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As has been stated already, Leeds will be a side that will make you feel like they poach goals from nowhere instead of having you concerned from minute one. But if there is one player that will give complete effort in attack, it will be the 26-year old loanee from Hamburg with 10 goals and 3 assists to his account. Like Mitrovic, Lassoga is a hulking presence at 6’2.5” and he will be an intimidating presence in the air and on the ground. Add in the fact that this is a player that has been called up to the German national team and has almost 130 Bundesliga appearances under his belt and you realize why he cannot be ignored under any circumstances.

But if he ends up getting bottled up, rest assured that it is almost curtains for Leeds United’s offensive output. Once you pass Lassoga’s 3.7 shots per 90 minutes, the next man up in this leaderboard that has been getting a consistent run of games of late has been Samuel Saiz’s 2.3 per 90 minutes. No other regular has been getting more than 1.2 shots per 90 minutes. Kemar Roofe has been either out of form or out injured as has Pablo Hernandez. Even the previously white hot Ezgjan Alioski hasn’t been getting a run of games of late. These are grim times for a Leeds side that just needs somebody to step up in that department.

Samuel Saiz

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As for Saiz, he has certainly been a useful player for the club after signing from Huesca in Spain’s second division. The former Real Madrid academy product has mainly played in the center of the of the attacking midfield trio in Leeds’ 4-2-3-1 and has mainly been a solid creator for the players around him to attack. However, Saiz has mainly been implemented right behind the striker and not necessarily in the box-to-box midfielder role that Tom Cairney has.

This is all fine when you have the players around you that can be just as threatening at and towards goal as Saiz can be (5 goals and 6 assists). But if it doesn’t work the way it should, it creates a chain reaction of negativity towards the rest of the team on both sides of the ball. Either way, Saiz is not one for Fulham to sleep on and he has a good array of skills to put anyone in a mental funk as to how to best mark him.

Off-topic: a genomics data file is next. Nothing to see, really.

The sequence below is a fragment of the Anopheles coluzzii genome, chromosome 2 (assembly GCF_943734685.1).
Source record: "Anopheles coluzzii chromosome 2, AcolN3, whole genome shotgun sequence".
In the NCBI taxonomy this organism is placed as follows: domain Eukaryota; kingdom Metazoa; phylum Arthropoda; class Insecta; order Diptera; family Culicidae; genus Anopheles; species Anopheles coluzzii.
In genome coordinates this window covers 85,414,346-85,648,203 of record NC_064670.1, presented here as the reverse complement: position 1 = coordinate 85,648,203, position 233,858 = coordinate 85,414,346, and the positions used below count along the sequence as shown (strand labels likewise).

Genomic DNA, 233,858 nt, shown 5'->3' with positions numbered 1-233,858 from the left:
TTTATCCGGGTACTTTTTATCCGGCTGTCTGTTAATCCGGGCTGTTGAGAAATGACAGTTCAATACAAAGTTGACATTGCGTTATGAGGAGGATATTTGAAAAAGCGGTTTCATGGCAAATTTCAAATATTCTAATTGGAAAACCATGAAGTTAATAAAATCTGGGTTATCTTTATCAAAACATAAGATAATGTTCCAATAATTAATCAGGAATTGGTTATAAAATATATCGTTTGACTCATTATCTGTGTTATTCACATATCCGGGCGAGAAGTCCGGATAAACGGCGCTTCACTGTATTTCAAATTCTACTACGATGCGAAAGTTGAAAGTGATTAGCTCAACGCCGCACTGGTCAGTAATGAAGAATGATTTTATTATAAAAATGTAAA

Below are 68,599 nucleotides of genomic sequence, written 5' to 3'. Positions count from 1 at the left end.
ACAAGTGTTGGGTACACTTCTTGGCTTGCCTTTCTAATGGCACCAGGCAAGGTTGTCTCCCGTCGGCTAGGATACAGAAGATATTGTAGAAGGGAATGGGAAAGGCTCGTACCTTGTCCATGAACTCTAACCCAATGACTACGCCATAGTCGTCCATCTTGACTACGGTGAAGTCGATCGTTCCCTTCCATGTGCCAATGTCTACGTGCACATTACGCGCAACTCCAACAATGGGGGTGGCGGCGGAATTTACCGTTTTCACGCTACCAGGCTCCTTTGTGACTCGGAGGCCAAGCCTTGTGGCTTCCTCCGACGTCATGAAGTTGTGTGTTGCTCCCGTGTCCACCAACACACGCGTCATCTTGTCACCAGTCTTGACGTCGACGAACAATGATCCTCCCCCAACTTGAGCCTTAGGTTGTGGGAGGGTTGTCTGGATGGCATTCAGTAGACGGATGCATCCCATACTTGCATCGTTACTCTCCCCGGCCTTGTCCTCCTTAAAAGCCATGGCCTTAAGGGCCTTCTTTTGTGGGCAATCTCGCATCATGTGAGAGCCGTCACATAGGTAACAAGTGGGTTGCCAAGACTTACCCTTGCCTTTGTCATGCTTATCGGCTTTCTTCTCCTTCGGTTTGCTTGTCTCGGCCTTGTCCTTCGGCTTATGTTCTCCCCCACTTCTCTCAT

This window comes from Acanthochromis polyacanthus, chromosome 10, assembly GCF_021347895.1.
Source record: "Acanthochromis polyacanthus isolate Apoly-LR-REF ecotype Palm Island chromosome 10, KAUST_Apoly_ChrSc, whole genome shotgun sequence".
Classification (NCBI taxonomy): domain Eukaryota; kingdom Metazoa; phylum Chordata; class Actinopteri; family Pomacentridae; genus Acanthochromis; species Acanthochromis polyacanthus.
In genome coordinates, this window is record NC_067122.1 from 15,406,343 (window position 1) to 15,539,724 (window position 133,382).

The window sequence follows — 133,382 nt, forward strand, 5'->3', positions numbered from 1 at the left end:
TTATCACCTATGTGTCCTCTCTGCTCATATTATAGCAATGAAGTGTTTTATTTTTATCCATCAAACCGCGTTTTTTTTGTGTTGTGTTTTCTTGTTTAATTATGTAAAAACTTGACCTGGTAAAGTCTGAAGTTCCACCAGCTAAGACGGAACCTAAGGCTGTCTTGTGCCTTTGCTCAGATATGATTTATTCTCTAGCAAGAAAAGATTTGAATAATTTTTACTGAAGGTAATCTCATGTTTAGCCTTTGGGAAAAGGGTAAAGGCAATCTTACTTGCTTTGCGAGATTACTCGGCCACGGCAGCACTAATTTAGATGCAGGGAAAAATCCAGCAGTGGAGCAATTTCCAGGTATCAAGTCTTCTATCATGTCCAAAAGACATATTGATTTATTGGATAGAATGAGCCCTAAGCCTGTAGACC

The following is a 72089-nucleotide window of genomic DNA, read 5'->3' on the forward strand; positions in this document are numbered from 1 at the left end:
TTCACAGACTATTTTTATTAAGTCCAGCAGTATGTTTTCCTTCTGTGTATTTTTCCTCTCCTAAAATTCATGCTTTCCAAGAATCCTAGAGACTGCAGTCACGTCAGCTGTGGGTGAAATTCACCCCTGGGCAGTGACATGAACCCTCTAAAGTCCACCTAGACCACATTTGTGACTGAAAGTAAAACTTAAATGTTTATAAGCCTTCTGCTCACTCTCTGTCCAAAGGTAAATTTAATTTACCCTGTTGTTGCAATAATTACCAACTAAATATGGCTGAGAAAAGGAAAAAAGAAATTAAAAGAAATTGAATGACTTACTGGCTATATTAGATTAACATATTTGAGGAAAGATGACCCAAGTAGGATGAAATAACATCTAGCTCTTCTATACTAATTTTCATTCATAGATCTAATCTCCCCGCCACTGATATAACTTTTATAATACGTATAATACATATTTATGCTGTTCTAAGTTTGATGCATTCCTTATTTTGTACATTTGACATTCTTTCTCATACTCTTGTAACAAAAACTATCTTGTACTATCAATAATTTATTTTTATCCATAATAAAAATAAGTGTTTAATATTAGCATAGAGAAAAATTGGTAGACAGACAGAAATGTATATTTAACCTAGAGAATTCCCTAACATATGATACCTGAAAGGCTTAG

Gaetano Berardi

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Lastly, we take focus on one of Leeds’ remaining defenders left standing. Pontus Janssen is still in the fold, but Luke Ayling and club captain Liam Cooper are not. As a result, a unit that has build a solid reputation in goal prevention recently has now given up 17 goals in their past nine games. Add in the fact that Eunan O’Kane (who has gotten worse every season since he’s left Bournemouth) and Kalvin Phillips (a 22-year old youth product that just hasn’t fully completed his development) are just simply not a good enough double pivot in the center of midfield and you certainly have a back four that is stretched more than usual.

That’s certainly not to say that the 28-year old Berardi is not blameless here. His interception rate is down and any semblance of attacking has been non-existent from him all season long. But you would also be afraid too when you have five attacking players that have to put so much effort to create so little and the rest of midfield not be able to prevent counter-attacks from happening. The truth is, individual data in football very rarely are that simple to explain. Context is everything, especially for the never-ending chaos going down at Elland Road.